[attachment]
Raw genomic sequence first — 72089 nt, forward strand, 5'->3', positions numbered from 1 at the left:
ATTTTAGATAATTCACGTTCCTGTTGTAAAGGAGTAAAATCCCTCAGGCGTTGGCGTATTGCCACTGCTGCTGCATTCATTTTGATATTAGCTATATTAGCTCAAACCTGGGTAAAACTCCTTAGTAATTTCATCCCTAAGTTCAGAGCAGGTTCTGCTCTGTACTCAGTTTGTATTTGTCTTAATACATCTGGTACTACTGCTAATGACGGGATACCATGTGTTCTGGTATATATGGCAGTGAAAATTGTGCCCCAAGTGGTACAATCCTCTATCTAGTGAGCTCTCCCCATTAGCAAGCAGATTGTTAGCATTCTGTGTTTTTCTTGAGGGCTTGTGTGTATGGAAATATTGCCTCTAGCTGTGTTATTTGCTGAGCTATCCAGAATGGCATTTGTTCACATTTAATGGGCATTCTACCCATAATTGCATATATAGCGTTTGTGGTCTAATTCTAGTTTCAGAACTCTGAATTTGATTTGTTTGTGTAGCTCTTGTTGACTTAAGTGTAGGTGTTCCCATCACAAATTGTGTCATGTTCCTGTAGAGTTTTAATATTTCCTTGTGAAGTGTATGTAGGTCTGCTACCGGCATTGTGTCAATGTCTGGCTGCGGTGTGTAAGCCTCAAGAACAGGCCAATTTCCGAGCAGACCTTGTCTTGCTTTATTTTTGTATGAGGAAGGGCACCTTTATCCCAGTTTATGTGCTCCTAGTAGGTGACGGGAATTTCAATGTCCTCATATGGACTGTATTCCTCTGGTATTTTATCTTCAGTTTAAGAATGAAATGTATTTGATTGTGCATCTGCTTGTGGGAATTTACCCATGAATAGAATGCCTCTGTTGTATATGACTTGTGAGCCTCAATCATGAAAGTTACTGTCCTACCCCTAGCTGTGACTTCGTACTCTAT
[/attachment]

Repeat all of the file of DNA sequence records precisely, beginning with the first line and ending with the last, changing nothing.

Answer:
Raw genomic sequence first — 72089 nt, forward strand, 5'->3', positions numbered from 1 at the left:
ATTTTAGATAATTCACGTTCCTGTTGTAAAGGAGTAAAATCCCTCAGGCGTTGGCGTATTGCCACTGCTGCTGCATTCATTTTGATATTAGCTATATTAGCTCAAACCTGGGTAAAACTCCTTAGTAATTTCATCCCTAAGTTCAGAGCAGGTTCTGCTCTGTACTCAGTTTGTATTTGTCTTAATACATCTGGTACTACTGCTAATGACGGGATACCATGTGTTCTGGTATATATGGCAGTGAAAATTGTGCCCCAAGTGGTACAATCCTCTATCTAGTGAGCTCTCCCCATTAGCAAGCAGATTGTTAGCATTCTGTGTTTTTCTTGAGGGCTTGTGTGTATGGAAATATTGCCTCTAGCTGTGTTATTTGCTGAGCTATCCAGAATGGCATTTGTTCACATTTAATGGGCATTCTACCCATAATTGCATATATAGCGTTTGTGGTCTAATTCTAGTTTCAGAACTCTGAATTTGATTTGTTTGTGTAGCTCTTGTTGACTTAAGTGTAGGTGTTCCCATCACAAATTGTGTCATGTTCCTGTAGAGTTTTAATATTTCCTTGTGAAGTGTATGTAGGTCTGCTACCGGCATTGTGTCAATGTCTGGCTGCGGTGTGTAAGCCTCAAGAACAGGCCAATTTCCGAGCAGACCTTGTCTTGCTTTATTTTTGTATGAGGAAGGGCACCTTTATCCCAGTTTATGTGCTCCTAGTAGGTGACGGGAATTTCAATGTCCTCATATGGACTGTATTCCTCTGGTATTTTATCTTCAGTTTAAGAATGAAATGTATTTGATTGTGCATCTGCTTGTGGGAATTTACCCATGAATAGAATGCCTCTGTTGTATATGACTTGTGAGCCTCAATCATGAAAGTTACTGTCCTACCCCTAGCTGTGACTTCGTACTCTAT